The UK Independence Party’s first conference since the country’s decision to leave the European Union was described by the party’s Welsh Assembly Member Neil Hamilton as “a celebration”. Not that he had a lot to celebrate about a couple of hours after he told NMC Europe that.
Like all the predictions the Remainers made about Brexit, the possibility of rain failed to materialise – not that it would have dampened the chipper mood amongst those who entered the Bournemouth International Centre, surely all looking forward to the final speech that Nigel Farage would make as the leader of the party he took from obscurity and the wilderness into the third largest in votes.
The first notable speaker was his outgoing deputy, Paul Nuttall. He pleaded that the party must “not get bogged down in internal squabbling, and focus on fighting UKIP’s enemies and not on fighting each other”. As I write, I wonder if Mr Nuttall would have bothered uttering this rallying call if he knew what was going to happen about four hours later.
A short interval followed before Farage entered to a fanfare and thunderous applause. Producing his best zingers and taking great pride in removing a Prime Minister, Chancellor and European Commissioner, he spoke about “winning the war” but added that UKIP needs to ensure they “win the peace” and that the Tories don’t deliver a “soft Brexit”. He told the audience that he had given UKIP “everything” and now he was no longer leader, he said: “Now I’m free to really speak my mind!” He thanked those who worked with him helping him “get our country back” and left to equally-enthusiastic applause. Later on, I chased Arron Banks, UKIP donor, out of the building to ask of Nigel’s whereabouts, in the hope of securing an interview with him. Banks told me he was having a smoke on the balcony and pointed me into the direction. As I reached the back, I saw Farage walk into a Range Rover accompanied by two bodyguards. So close.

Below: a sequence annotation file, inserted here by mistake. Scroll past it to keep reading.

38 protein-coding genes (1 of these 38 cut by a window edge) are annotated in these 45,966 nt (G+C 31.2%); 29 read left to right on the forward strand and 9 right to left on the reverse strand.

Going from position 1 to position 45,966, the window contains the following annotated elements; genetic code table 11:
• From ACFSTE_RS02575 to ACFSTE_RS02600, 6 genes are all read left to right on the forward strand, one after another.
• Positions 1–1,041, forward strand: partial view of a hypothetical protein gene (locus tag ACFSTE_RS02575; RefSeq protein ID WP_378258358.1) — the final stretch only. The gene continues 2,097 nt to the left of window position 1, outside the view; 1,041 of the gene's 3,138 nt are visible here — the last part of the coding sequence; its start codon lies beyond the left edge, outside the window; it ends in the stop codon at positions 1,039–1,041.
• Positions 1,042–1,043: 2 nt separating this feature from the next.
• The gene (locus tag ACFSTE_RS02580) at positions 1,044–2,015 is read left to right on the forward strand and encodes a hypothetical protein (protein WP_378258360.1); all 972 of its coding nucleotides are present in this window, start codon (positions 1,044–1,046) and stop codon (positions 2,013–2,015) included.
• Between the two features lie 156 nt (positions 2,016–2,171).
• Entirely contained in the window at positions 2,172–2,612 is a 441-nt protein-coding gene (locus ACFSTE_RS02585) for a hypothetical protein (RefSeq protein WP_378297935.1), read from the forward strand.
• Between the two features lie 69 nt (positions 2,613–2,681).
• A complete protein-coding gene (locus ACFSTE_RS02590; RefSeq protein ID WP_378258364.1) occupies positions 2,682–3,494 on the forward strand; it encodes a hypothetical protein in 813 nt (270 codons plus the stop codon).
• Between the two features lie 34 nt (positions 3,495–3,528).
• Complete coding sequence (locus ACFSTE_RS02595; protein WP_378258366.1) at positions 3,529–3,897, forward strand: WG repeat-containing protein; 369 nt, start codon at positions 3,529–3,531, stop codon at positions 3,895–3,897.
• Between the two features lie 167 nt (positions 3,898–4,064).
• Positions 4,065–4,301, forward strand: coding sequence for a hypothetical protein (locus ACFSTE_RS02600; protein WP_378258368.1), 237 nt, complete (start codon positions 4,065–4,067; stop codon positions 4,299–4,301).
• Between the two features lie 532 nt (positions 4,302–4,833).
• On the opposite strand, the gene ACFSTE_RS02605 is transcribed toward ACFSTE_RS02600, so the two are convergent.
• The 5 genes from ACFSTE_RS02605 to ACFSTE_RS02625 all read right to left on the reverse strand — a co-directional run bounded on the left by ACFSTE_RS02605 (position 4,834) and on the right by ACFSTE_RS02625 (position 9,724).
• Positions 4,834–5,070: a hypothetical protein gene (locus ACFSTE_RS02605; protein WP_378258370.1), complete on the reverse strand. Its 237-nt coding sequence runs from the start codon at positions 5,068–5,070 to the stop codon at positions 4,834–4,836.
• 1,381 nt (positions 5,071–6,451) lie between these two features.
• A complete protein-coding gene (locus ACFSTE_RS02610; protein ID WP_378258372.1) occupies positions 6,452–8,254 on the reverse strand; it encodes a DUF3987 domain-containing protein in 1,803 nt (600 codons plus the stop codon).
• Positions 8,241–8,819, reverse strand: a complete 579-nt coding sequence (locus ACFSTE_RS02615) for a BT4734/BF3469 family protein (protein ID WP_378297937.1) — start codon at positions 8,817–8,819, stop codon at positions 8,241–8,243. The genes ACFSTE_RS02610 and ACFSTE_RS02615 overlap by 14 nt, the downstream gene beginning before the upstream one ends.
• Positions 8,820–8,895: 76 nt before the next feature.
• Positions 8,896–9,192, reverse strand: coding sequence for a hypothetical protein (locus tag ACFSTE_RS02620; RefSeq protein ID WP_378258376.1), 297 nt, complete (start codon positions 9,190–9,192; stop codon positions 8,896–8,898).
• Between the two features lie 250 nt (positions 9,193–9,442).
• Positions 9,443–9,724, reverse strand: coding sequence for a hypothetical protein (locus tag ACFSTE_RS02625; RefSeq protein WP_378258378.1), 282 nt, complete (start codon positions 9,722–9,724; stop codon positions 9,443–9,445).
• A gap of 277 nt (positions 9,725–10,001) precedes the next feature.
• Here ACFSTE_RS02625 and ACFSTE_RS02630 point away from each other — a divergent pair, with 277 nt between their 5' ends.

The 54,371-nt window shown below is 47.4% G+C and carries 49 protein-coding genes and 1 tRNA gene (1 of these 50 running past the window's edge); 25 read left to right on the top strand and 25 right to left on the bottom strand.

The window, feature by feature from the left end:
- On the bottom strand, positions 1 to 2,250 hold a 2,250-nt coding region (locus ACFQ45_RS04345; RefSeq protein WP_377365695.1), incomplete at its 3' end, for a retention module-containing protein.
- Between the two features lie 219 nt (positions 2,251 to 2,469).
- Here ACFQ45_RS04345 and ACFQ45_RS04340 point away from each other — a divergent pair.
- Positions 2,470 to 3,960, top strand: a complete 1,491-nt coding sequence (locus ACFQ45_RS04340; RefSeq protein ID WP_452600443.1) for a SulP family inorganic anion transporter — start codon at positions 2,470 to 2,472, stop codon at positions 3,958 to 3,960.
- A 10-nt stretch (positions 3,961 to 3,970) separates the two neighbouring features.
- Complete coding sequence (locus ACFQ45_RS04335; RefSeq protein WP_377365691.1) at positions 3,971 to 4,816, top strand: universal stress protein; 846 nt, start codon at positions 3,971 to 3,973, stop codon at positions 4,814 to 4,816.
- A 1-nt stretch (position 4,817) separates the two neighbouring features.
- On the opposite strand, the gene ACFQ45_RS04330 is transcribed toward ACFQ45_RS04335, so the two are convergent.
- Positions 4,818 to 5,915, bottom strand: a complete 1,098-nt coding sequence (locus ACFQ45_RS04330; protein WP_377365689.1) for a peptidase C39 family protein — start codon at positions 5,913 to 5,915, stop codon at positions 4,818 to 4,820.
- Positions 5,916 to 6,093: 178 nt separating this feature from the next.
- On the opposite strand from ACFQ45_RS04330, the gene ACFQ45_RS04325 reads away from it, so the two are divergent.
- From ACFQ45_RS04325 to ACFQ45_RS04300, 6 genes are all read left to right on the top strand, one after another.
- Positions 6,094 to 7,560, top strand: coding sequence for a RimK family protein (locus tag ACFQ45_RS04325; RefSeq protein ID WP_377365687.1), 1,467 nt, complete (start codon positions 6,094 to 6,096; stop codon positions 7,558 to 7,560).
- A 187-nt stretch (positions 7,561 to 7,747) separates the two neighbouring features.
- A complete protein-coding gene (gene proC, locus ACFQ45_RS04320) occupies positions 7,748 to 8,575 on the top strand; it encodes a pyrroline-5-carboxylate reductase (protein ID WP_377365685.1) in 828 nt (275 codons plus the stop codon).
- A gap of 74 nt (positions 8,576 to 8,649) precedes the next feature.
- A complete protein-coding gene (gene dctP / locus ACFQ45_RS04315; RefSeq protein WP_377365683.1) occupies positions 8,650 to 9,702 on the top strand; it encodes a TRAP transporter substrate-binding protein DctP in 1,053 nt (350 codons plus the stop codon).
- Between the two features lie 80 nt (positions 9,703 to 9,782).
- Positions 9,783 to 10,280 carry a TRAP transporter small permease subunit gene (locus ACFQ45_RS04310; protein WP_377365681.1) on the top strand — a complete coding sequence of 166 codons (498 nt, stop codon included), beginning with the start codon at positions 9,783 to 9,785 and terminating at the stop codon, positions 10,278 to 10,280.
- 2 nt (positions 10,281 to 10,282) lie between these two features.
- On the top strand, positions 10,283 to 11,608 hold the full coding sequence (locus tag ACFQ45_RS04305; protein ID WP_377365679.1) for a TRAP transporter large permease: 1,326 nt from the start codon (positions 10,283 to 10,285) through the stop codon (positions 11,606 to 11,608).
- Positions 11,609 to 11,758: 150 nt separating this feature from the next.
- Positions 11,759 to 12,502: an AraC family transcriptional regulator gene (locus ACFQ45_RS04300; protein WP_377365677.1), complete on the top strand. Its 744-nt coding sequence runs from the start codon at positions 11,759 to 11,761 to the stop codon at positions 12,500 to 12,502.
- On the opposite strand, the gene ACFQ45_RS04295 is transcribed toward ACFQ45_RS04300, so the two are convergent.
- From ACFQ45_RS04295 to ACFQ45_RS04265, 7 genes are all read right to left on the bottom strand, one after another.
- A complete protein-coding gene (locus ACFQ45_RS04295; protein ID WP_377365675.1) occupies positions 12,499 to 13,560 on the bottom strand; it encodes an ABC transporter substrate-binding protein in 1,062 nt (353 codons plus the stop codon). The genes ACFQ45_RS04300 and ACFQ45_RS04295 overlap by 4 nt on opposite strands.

In the lunch break, I spoke with Christine and Neil Hamilton. Both were in fine fettle and praised Farage, Mr Hamilton calling him a “unique” figure. ‘I can’t think of a single individual who has never been an MP who has had such a major political impact on practical terms.’ There were some barbed remarks, however, with Hamilton telling me that: ‘Farage was a one-man-band, and wasn’t interested in building a team as he liked to lead from the front.’ He also indicated that he felt there would be flaws in a Diane James-led UKIP, saying: ‘She represents the South East of England, where the Labour party are weak. What we need is to add to the qualities that she perhaps lacks to go after disillusioned Labour voters in the North and Wales by utilising people like Paul Nuttall, Lisa Duffy, and dare I say it, even me. As a team, we must go forward to take UKIP to the next level.’
It was less than an hour later that James was announced as leader, defeating the runner-up Duffy by almost 4,000 votes. Her opening speech was full of fighting-talk to Prime Minister Theresa May, dubbing her “Magpie May” and said that UKIP must prepare a manifesto to be “battle ready” for the 2020 General Election.
So, then a processional following of speakers, right?